DETAILED DESCRIPTION

A write operation in chalcogenide containing phase change memory may include both setting a bit and resetting a bit. Resetting is typically much faster than setting the bit. The reset state may be a more amorphous state and the set state may be a more crystalline state. By reducing the time required for crystallization, the time to transition from the reset to the set state is reduced and the write cycle time may be significantly reduced. In addition, access time may be improved by reducing the set state resistance, in some embodiments.

Thus, a controllable technique may be used to reduce the recrystallization time to increase the speed of writing a set bit, and obtaining a lower set resistance, in some embodiments. A material may be added to the chalcogenide alloy in order to reduce the crystallization time. By “controllable technique,” it is intended to refer to a technique which allows a determination of the amount of the material that is added to the chalcogenide to reduce its crystallization time.

A material that reduces the crystallization time is titanium. Thus, in some embodiments, a chalcogenide material, which is transformed between the set and reset states, is doped with titanium to reduce its crystallization time. Generally, a very small amount of titanium material is added to the chalcogenide. For example, in some embodiments, the percentage by weight of titanium to chalcogenide may be less than 5 percent. Any of a variety of useful chalcogenide materials may be utilized, including the so-called 225 GST chalcogenide which is Ge2Sb2Te5.

While any of a variety of architectures and techniques may be utilized to manufacture phase change semiconductor memories, including a crystallization reducing material in the chalcogenide, an example is given in the following discussion which should not limit the scope of the present invention. While only a single cell of a memory is illustrated, cells may be arranged in large numbers in rows and columns in some embodiments.

Referring to FIG. 1, a first conductive line 12 may be formed in a structure 10. The structure 10 may be an interlayer dielectric over a semiconductor substrate. The line 12 may, for example, be a row line. The line 12 may be formed of any of a variety of conductors, including copper. An insulating layer 14, such as an oxide layer, may then be formed over the substrate 10.

As shown in FIG. 2, a pore 16 may be formed in the insulating layer 14 using any of a variety of techniques. Thereafter, the pore 16 may be filled with a heater 20 in accordance with one embodiment of the present invention. The heater 20 may be any of a variety of resistive, conductive materials, including titanium nitride. Then, a chalcogenide layer 18 may be formed over the insulating layer 14.

The chalcogenide layer 18 may be substantially planar in one embodiment, although many other configurations are also contemplated. However, one advantage of a planar chalcogenide layer 18, in some embodiments, is that it is easier to add a crystallization time reducing material, such as titanium, to the layer 18 after the layer has already been formed. For example, as illustrated in FIG. 3, an exposure I of the crystallization time reducing material may be readily implemented. The exposure I may, for example, be an ion implantation of titanium. The ion implantation may be followed by an anneal.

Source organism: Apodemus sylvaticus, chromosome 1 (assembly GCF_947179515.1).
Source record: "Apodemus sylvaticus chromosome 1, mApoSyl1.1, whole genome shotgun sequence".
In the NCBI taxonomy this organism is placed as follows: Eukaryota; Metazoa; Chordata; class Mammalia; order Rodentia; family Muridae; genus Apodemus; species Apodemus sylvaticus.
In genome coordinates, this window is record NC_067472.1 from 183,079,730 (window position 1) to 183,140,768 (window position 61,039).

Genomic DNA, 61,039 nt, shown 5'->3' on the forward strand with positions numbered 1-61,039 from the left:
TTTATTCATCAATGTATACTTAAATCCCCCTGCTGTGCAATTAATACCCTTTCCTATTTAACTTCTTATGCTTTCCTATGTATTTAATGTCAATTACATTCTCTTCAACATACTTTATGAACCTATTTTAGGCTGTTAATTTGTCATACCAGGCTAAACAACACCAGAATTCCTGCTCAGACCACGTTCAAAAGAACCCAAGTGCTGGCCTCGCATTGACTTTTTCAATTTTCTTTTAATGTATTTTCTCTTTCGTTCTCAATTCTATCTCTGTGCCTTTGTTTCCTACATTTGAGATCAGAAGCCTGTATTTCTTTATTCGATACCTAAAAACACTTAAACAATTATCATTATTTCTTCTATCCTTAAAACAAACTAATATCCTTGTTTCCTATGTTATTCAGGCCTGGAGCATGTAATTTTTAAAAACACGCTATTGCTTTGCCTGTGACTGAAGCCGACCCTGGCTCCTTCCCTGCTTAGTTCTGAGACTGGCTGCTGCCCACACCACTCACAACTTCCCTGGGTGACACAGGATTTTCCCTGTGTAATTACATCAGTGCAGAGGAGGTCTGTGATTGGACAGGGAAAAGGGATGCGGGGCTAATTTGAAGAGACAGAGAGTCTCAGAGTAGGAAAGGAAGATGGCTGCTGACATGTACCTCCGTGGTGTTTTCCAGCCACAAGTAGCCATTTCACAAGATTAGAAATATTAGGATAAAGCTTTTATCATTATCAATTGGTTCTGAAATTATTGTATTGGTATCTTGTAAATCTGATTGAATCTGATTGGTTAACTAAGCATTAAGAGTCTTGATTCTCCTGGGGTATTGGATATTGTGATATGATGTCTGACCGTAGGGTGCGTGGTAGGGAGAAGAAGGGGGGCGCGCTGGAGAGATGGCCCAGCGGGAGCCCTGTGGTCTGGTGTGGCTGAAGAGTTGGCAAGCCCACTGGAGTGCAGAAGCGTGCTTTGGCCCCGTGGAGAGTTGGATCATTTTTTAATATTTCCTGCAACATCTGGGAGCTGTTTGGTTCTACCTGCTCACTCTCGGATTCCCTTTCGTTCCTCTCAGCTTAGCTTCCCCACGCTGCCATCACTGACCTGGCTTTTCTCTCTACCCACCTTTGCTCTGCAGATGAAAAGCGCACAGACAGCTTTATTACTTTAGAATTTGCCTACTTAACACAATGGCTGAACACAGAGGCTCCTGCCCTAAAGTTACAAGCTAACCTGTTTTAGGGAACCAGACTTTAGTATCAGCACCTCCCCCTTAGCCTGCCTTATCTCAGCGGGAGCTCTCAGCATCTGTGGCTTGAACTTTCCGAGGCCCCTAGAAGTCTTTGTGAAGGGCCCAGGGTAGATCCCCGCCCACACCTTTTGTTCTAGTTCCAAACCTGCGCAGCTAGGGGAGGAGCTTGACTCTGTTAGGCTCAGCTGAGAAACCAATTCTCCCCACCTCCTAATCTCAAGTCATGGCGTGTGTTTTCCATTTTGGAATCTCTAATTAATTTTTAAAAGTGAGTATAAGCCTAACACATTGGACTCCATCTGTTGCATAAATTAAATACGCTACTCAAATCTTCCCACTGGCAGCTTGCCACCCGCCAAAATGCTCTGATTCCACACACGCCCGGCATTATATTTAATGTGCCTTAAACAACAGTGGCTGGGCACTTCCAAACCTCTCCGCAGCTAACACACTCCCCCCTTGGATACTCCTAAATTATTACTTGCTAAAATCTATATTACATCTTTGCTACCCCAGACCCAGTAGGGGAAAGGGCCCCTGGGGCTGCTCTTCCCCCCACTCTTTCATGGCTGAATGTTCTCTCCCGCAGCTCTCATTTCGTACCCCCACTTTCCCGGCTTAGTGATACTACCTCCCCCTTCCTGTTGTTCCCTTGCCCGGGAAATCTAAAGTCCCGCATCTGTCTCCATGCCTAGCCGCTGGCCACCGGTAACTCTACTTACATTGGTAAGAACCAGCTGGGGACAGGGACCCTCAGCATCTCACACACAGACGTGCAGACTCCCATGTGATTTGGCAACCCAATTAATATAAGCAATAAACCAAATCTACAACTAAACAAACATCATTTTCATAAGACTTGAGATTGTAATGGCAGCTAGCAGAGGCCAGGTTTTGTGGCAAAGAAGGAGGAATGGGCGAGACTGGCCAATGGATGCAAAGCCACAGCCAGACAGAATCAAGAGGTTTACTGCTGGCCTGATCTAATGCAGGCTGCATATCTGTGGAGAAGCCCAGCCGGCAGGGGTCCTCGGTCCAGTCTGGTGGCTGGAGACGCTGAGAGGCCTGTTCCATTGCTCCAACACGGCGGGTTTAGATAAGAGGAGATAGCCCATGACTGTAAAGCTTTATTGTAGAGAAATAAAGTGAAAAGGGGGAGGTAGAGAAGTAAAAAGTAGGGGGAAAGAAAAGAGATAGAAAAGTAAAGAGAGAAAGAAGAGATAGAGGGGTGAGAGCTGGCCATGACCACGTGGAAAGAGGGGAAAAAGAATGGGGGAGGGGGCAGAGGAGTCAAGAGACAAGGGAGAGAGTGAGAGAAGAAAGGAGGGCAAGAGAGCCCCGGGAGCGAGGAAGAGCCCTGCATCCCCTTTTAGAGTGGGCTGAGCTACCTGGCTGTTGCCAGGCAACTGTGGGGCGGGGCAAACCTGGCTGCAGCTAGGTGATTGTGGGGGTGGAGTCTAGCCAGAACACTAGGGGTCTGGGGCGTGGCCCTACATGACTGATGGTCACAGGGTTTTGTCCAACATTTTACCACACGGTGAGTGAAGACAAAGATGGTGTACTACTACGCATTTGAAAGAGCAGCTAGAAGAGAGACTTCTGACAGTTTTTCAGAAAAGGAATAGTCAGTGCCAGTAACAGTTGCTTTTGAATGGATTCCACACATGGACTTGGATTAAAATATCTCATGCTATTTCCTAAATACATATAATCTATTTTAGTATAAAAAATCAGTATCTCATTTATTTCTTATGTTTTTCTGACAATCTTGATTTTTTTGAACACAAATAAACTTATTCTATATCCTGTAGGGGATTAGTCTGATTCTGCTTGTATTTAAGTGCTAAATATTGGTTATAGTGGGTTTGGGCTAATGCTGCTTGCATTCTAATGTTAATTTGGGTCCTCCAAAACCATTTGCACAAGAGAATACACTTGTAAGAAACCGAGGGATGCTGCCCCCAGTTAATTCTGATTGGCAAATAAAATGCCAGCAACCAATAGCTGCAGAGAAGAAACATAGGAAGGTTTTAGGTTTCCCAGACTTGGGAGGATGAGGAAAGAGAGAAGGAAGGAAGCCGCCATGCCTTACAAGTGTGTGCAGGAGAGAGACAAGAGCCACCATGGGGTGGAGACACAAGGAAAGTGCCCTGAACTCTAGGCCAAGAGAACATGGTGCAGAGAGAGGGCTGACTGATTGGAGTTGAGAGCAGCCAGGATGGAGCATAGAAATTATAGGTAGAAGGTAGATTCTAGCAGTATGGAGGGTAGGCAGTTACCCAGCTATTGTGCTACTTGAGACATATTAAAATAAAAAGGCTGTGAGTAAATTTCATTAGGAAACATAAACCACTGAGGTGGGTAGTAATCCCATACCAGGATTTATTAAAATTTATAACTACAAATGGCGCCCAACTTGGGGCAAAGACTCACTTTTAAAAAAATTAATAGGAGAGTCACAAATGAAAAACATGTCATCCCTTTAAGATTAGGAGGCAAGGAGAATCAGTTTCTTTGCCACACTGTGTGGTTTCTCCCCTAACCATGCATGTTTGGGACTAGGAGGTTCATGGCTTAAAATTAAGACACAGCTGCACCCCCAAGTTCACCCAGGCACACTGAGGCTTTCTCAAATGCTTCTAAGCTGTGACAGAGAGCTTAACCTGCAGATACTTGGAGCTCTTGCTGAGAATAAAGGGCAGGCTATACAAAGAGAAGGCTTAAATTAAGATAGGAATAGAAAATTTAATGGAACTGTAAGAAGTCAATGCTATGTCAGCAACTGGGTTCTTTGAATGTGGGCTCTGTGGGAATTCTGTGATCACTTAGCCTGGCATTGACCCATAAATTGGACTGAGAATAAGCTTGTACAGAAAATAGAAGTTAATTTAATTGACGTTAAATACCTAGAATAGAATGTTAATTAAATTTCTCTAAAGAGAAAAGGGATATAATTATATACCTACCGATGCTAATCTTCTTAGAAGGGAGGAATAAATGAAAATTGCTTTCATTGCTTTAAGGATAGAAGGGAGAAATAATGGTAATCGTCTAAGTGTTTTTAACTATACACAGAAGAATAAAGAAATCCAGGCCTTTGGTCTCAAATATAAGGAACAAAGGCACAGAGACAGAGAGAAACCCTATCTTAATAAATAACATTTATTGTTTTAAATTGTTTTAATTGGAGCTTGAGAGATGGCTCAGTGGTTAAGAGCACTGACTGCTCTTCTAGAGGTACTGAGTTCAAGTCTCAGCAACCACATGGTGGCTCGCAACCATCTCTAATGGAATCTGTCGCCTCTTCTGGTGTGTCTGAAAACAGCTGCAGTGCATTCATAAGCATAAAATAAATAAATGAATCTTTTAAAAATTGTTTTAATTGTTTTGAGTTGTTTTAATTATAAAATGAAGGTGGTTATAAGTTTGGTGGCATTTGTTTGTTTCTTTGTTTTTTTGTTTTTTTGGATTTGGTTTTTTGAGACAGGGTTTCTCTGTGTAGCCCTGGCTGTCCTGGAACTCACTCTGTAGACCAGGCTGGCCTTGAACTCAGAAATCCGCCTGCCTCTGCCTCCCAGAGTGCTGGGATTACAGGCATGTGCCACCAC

In another embodiment, a sputter deposition process, illustrated in FIG. 4, may be utilized to deposit the chalcogenide layer 18. In sputter deposition, an alternating current or direct current bias 56 is applied between the substrate 52 and a target 54. A shutter 58 may be provided between the substrate 52 and the target 54. The structure is enclosed within a sputter deposition housing 50. The substrate 52 may be the structure shown in FIG. 3.

The target 54 may be formed of powders of the materials that will form the layer 18. For example, the powders may include germanium, antimony, and tellurium, as well as the crystallization time reducing material, titanium. These powders may be pressed together to form the target 54. Then, when a bias is applied, such as a radio frequency alternating current bias, the target ejects its material which is then deposited as a mixture on the substrate 52. As a result, the substrate 52 may be coated with a layer 18 which includes a chalcogenide such as 225 GST, doped with titanium. In such case, the titanium is thoroughly and uniformly dispersed throughout the layer 18.

A controllable process may be utilized wherein the crystallization time may be precisely reduced as desired. In connection with an ion implantation process, the time, energy, and dose may be set to determine how much titanium is added to the chalcogenide layer 18. In connection with a sputter deposition process, the relative amounts of powders used to form the target may be precisely controlled. Conversely, a diffusion process is dependent on thermal budget and is not a “controllable technique” as used herein.

After the chalcogenide layer 18 has been controllably doped with crystallization time reducing material, an upper electrode 22 may be deposited and, then, in some embodiments, the upper electrode 22 and chalcogenide layer 18 may be patterned and etched to form stripes or dots, as indicated in FIG. 5.

The chalcogenide layer 18 may be a phase change, programmable material capable of being programmed into one of at least two memory states by applying a current to alter the phase of memory material between a more crystalline state and a more amorphous state, wherein the resistance of memory material in the substantially amorphous state is greater than the resistance of memory material in the substantially crystalline state.